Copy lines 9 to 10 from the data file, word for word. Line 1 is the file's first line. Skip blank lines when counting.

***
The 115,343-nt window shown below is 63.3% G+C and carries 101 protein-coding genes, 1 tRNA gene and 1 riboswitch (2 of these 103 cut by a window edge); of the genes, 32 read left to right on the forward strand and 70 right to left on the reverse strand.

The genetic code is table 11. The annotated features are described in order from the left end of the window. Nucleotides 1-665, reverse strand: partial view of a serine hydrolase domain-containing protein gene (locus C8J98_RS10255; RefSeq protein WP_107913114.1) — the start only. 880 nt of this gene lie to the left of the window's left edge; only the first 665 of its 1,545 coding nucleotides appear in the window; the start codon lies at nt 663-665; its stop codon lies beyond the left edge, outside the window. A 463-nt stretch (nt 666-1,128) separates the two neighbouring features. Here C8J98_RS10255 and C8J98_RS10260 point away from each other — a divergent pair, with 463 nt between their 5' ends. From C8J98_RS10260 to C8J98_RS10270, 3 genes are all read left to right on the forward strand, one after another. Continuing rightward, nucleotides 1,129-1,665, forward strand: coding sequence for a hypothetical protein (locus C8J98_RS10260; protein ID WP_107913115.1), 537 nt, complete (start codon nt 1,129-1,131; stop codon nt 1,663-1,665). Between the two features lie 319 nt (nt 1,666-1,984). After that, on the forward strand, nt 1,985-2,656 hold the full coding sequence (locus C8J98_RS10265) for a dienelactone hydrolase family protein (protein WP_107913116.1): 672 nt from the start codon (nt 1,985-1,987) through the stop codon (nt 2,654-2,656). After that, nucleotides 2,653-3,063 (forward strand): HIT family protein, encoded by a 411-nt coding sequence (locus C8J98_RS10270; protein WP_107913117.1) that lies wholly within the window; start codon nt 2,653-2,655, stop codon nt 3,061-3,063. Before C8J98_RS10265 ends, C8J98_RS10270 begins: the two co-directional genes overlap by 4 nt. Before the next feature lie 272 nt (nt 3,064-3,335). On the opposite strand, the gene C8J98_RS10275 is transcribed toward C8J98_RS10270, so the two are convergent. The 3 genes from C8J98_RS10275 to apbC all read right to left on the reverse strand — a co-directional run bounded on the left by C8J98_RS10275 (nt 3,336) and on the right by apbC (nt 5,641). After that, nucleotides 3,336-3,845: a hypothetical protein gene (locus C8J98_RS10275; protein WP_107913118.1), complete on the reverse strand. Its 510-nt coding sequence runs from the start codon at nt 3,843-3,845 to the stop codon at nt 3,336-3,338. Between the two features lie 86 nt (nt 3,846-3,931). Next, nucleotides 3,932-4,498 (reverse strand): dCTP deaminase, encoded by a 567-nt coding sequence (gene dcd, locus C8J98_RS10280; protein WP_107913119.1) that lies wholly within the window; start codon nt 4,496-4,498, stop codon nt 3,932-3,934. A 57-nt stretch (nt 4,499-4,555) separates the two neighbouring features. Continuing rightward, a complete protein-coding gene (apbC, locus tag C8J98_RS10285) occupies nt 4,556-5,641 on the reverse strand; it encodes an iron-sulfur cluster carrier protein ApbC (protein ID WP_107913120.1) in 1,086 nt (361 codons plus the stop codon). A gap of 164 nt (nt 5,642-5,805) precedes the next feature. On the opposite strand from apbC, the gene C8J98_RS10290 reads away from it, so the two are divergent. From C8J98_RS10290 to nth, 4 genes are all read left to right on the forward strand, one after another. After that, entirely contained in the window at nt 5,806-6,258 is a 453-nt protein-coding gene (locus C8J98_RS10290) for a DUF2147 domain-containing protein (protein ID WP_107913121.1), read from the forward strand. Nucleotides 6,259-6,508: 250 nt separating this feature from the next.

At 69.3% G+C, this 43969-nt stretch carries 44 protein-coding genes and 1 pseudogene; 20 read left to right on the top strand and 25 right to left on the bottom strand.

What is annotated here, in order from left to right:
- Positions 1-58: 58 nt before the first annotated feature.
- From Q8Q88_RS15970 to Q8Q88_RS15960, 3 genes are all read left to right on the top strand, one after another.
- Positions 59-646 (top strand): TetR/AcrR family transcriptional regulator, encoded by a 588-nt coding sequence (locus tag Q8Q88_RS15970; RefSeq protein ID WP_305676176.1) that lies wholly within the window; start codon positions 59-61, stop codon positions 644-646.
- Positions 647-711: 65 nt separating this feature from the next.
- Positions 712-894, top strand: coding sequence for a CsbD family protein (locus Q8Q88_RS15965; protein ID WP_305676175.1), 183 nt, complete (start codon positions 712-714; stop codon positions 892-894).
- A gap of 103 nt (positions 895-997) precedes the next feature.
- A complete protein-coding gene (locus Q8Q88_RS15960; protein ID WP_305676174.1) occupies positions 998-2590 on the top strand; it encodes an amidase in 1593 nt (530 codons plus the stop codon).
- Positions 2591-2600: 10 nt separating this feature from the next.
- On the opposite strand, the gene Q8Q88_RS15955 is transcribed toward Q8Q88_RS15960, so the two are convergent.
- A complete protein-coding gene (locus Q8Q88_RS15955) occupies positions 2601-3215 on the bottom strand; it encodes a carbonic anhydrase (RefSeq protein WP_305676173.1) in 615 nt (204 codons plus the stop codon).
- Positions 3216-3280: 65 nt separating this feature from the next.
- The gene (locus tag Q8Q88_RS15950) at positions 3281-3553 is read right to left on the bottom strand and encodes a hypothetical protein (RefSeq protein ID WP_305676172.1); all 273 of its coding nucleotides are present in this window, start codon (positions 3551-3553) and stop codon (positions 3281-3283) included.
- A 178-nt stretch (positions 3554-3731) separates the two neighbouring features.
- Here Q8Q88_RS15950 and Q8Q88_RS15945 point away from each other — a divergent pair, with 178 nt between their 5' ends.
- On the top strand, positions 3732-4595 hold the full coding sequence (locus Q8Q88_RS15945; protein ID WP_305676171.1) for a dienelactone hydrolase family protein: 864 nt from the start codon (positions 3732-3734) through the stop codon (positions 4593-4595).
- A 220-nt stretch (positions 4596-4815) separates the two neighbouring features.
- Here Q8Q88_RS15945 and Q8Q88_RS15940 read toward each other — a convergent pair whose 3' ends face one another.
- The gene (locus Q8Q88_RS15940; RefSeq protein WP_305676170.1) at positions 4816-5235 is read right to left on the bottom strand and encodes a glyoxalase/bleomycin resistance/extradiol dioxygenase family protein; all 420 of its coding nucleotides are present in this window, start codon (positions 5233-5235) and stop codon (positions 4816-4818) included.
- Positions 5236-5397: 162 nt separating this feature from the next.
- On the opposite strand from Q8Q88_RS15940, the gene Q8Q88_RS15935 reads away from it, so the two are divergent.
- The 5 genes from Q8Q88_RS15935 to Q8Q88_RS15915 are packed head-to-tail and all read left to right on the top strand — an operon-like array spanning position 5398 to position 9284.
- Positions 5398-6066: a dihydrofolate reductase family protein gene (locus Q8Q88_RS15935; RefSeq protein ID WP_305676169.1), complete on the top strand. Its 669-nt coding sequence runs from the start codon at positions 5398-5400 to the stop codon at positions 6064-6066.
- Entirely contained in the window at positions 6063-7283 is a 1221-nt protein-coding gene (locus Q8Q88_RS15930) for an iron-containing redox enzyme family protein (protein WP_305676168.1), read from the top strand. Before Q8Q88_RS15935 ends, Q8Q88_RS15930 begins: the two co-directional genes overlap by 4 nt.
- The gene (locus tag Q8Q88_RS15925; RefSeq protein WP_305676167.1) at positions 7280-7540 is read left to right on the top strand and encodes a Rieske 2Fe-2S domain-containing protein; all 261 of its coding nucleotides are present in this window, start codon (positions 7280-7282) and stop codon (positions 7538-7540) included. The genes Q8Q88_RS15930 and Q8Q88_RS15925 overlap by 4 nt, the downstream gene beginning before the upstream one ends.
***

- Positions 712-894, top strand: coding sequence for a CsbD family protein (locus Q8Q88_RS15965; protein ID WP_305676175.1), 183 nt, complete (start codon positions 712-714; stop codon positions 892-894).
- A gap of 103 nt (positions 895-997) precedes the next feature.